Korea's Centers for Disease Control and Prevention, announced Tuesday, that a 54-year old woman died of Creutzfeldt-Jakob disease in November last year.
The incurable and invariably fatal brain disease has a long latent period and creates holes in the brain when an outbreak occurs.
Authorities believe the woman contracted the disease during brain surgery in 1987 when she received a transplanted membrane from overseas.
[Interview : Park Hye-kyung, Head of Infectious Diseases Surveillance
Centers for Disease Control and Prevention
] "The deceased patient went through a brain tumor surgery and received a transplant of a dura mater called 'Lyodura' that was imported from Germany.
Her CJD symptoms appeared twenty-three years later, in June 2010."
Korea's health ministry, however, said that, there is NO correlation, between the woman's case, and the variant Creutzfeldt-Jakob Disease, which is often referred to as, human mad cow disease.
Currently there are four known types of CJDs.
The most common form is called sCJD, or sporadic CJD, which accounts for nearly 90 percent of all outbreaks and its cause is known to be natural mutation.
There is also the familial type of CJD, which is believed to be genetic.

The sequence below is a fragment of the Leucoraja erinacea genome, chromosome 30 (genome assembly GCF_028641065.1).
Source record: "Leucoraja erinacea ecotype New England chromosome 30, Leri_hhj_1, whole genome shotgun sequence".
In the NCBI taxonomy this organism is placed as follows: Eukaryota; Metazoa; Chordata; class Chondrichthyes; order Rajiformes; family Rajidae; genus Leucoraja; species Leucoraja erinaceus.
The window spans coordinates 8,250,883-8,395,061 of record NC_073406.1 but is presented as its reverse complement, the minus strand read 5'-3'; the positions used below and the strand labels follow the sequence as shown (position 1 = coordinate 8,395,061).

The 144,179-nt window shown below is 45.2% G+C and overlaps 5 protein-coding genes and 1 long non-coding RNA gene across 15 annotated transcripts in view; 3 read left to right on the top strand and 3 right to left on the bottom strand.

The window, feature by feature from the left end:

The vCJD, or variant Creutzfeldt-Jakob disease is transmitted from cattle with mad cow disease.
This woman's case was Korea's first case of iCJD, or iatrogenic Creutzfeldt-Jakob disease which is caused by transplants of infected human tissues.
Some 400 iCJD cases have been reported in 20 countries throughout the world.
Doctors say that iCJD cases such as this one are very rare because the German manufacturer who supplied the membrane to the woman halted production of dura mater in 1987. and many producers have since reinforced preventive measures.
The World Health Organization also banned production of membranes from tissue extracted from corpses in 1997.
[Interview : Kim Yun-joong, Neurology professor
Hallym Medical School] "Most providers reinforced the inactivation of infectivity by raising the level of sodium hydroxide.
That is the reason why outbreaks rarely occured after 1987."
The Centers for Disease Control said that they will follow-up with other patients who went through similar surgeries in the '80s.. to trace whether there might be other cases.
Song Ji-sun, Arirang News.